The first thing you’ll notice about Captain Marvel is a change to the opening credits scene. I won’t spoil it here, but let’s just say the folks at Marvel once again know how to give you the feels.
It seems like the Marvel team knew Captain Marvel would be a new character to many, and they chose a storytelling style that played into this, as we discover things about Larson’s character’s past along with her. The story opens with Vers (Larson) as an elite member of the Kree Starforce Military living on Planet Hala. Vers suffers from amnesia and just has snatches of visions and images of a previous life, but none of which she can assemble into a cohesive whole.
During a mission to rescue a deep-cover operative from a band of alien shapeshifters known as Skrulls, Vers is
captured and her memories are probed by the Skrulls as they try to determine the location of some experimental tech Vers was involved with in her previous life on earth as Air Force fighter pilot Carol Danvers.
These memories lead both the Skrulls and Vers to Planet C-53—aka Earth—where we encounter a digitally de-aged and fresh-on-the-job S.H.I.E.L.D. agent with two working eyes by the name of Fury. (“Not Nicholas. Not Joseph. Just Fury.”) From here, the film moves forward with a steady stream of action, with Danvers gradually regaining memories of her life on earth as they piece together clues to hunt the experimental tech developed by Dr. Wendy Lawson (Annette Bening) and avoid Skrull shapeshifters hot on their trail.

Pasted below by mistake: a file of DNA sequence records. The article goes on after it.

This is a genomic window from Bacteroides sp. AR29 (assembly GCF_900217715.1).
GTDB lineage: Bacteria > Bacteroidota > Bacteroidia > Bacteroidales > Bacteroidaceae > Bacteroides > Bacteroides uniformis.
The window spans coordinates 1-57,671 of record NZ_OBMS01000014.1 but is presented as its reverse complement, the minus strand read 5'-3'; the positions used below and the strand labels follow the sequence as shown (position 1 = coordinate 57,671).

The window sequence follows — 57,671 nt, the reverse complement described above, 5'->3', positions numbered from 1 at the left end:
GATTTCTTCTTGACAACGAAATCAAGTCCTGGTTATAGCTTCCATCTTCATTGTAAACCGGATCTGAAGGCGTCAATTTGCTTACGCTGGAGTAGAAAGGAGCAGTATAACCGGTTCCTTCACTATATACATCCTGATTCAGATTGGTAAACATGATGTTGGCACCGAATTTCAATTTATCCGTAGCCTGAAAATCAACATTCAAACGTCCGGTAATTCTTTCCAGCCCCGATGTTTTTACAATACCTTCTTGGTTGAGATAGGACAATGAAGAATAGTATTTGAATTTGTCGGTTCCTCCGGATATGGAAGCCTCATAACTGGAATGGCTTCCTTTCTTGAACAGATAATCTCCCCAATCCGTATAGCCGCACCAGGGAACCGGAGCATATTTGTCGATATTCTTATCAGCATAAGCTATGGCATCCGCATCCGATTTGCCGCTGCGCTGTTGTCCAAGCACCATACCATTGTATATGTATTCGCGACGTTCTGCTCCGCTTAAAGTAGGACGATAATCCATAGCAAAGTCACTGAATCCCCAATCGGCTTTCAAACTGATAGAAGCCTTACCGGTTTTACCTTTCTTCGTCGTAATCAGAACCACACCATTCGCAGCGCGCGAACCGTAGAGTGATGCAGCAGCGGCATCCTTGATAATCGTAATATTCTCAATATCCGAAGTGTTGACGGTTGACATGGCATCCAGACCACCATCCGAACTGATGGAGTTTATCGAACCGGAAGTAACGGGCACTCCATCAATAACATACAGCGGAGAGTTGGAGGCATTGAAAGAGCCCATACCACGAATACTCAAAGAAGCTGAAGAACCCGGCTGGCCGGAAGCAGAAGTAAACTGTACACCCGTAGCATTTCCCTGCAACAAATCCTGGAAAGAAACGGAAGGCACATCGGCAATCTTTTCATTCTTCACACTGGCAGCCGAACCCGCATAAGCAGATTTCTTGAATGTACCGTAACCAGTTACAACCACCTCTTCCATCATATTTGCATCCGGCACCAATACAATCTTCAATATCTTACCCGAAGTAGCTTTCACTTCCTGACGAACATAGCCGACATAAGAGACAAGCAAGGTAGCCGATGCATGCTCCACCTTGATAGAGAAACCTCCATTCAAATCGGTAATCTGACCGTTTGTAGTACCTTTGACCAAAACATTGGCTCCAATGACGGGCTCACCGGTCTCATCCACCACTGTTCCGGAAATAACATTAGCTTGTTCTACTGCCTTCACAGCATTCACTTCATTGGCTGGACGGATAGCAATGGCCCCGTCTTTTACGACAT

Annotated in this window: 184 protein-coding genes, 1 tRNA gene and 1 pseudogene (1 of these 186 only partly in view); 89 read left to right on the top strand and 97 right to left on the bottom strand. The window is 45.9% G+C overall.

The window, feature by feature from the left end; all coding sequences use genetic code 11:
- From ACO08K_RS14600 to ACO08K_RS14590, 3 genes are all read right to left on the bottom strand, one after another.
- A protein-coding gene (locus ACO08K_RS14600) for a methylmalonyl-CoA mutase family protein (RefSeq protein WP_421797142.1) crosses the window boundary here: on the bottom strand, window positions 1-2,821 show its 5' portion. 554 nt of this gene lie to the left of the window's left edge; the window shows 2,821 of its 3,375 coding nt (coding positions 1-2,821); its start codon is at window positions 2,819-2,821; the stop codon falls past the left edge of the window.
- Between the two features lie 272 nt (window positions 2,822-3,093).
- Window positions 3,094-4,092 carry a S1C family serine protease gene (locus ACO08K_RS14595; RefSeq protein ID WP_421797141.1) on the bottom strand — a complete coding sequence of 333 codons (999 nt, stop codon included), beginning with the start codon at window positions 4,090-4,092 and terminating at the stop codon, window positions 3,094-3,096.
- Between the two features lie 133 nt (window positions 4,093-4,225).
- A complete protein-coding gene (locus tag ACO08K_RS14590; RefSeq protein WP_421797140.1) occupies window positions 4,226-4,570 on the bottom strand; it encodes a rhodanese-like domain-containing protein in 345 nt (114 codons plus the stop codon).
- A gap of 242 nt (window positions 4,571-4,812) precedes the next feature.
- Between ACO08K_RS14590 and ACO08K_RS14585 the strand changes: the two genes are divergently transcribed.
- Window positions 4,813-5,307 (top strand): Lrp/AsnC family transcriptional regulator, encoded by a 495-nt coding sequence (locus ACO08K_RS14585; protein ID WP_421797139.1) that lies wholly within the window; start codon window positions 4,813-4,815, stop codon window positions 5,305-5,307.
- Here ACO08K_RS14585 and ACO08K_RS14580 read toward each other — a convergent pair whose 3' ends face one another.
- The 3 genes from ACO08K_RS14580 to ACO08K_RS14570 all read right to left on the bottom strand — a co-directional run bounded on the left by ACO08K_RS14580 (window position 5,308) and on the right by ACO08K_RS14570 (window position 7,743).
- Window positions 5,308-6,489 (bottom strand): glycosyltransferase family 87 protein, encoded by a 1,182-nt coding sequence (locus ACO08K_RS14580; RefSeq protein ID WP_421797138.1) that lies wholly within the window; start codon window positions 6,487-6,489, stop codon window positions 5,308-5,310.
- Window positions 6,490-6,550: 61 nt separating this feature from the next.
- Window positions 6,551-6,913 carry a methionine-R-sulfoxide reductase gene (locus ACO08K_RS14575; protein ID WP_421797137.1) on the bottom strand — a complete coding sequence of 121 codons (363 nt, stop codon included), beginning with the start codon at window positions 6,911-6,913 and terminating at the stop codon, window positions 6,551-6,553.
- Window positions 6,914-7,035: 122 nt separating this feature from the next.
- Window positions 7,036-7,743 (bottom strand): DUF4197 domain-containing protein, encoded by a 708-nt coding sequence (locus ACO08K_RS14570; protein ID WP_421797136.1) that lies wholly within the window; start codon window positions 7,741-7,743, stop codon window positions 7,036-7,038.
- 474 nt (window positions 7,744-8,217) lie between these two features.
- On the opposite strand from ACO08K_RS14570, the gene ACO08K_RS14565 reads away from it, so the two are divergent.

Taking place in 1995, the movie features a soundtrack that includes lots of era-appropriate tunes including “Waterfalls,” “Come as You Are,” “Just a Girl,” “Man on the Moon,” and more. Sometimes the songs are subtle and in the background; other times they take center stage à la Guardians of the Galaxy and Star-Lord’s Awesome Mix Tapes. There are also some other nice ‘90s-era references to bygone culture like Blockbuster and Radio Shack.
Visually, Marvel is a treat. Kaleidescape’s 4K HDR presentation has gobs of detail in every scene. Closeups abound with texture, letting you see the pebbling and grain in Fury’s shoulder holster, or an alien’s skin, or the metallic surfaces of the various spaceships. There is a scene about 10 minutes into the movie where Vers and a band of Starforce soldiers visit a planet that is covered in a smoky, hazy mist. This is a total video torture for noise and banding, especially as the smoke is